In terms of section 119 of the Insolvency Act, an offer of composition accepted by the creditors containing a provision that property of the unrehabilitated insolvent is to be restored to him/her has the effect of divesting the trustee of the property and revesting the solvent therewith. Section 58(2) of the Deeds Registries Act thereupon provides the procedure to be followed as regards the titles of such property. The registrar must make an endorsement thereon before the insolvent can deal with such property.
The following documents must be lodged with the registrar before he will make the endorsement:
Where the property is mortgaged, the bonds need not be endorsed or lodged (see Ex parte Vels 1921 OPD 171).
Rehabilitation by court
Where property has in fact vested in the trustee and where upon or after rehabilitation both the trustee and creditors, with full knowledge of the fact, lay no claim to it, the court, on rehabilitating the insolvent or after rehabilitation, may make an order declaring the rehabilitated insolvent entitled to the property, whereupon it is up to the trustee to transfer the property to the rehabilitated insolvent in terms of section 58(1) of the Deeds Registries Act.
This section states that immovable property vested in a trustee, which has not in terms of the law been revested in the insolvent, may, "whether before or after rehabilitation of the insolvent, be transferred only by the trustee, and may not after such rehabilitation be transferred, mortgaged or otherwise dealt with by the insolvent until it has been transferred to him by the trustee …" If there is no trustee in existence, transfer may be passed on a power of attorney signed by the Master (regulation 37).
It will be noted that the court, because of section 58(1), will not entertain an application to "revest" property in a rehabilitated insolvent "entitled" to the property, whereupon the trustee may transfer it to him in terms of section 58(1). Conveyancers, in view of the above, should be careful how they word their application to court.
Leading cases on these matters are Ex parte Gouws 1950 (1) SA 486 (T), Ex parte Vorster 1958 (1) SA 91 (C) and Ex parte Norton No 1958 (3) SA 120 (O), which readers are urged to read to obtain a comprehensive picture of rehabilitation orders.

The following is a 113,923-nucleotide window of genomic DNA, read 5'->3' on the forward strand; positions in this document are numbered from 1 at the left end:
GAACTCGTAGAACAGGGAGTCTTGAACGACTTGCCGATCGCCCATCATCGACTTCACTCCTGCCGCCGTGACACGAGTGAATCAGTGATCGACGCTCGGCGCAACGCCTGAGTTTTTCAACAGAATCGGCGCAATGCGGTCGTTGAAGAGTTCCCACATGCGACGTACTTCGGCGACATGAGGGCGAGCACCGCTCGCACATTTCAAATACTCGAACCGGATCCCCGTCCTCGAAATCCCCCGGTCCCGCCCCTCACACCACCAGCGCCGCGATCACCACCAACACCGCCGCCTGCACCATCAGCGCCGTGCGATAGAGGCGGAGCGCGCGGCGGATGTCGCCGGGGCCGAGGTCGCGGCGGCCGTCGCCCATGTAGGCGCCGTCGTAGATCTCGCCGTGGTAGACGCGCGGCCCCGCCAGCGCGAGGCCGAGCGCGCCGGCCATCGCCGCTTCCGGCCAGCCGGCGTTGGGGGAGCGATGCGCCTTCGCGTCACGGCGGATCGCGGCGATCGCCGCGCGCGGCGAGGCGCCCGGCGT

Republished with permission from SA Deeds Journal
Dear Mr West and Colleagues
Your view on the following scenario will be appreciated. A client's Close Corporation was liquidated for not being able to pay the debt of secured creditors. During liquidation the CC's agricultural property was sub-divided and a portion sold and transferred to the purchaser. The proceeds covered the debts of the secured creditors. Other debts were expunged. The final distribution and contribution account has now been advertised for objection. The CC (in liquidation) has one member. The question is how we have to deal with the remainder of the farm property still vesting in the trustee. Is Section 58 applicable, though no composition was reached but secured creditors paid and other debts expunged. Is it possible to re-vest corporation with property? Should we apply to court to have the property re-vested in CC or should property be transferred to sole member? Is transfer by endorsement possible?
[Allen West's reply inline]
The CC is still liquidated and thus all assets vest in the liquidator. Section 58 is not applicable as it only has relevance to natural persons. A CC cannot be rehabilitated and thus the liquidator must act as per the directives provided at the meeting of Creditors. These minutes must be perused to determine the duties of the liquidator as to the assets of the CC.
In Fourie's Conveyancing Practice Guide at paragraph 2.6 page 56 , the following is stated: Where a company is in liquidation or under Judicial management, all deeds and documents registered in its name will be endorsed by the Registrar of Deeds to this effect. The words 'in liquidation' or 'under judiciary management' must be sub-joined in the name of the company on the certificate of incorporation, the original of or a certified copy of which must be obtained from the Registrar of Companies for lodgement. No formal application is required. When the liquidation of a company or a judicial management order is discharged by the Minister of High Court, the sub-joined statement must be deleted from the name of such company on its certificate of incorporation, and the amended certificate as well as all deeds and documents must again be lodged for endorsement. A Deeds Office levy is payable for such amendment. No transfer duty receipt and no rates certificate is required.
Your views please.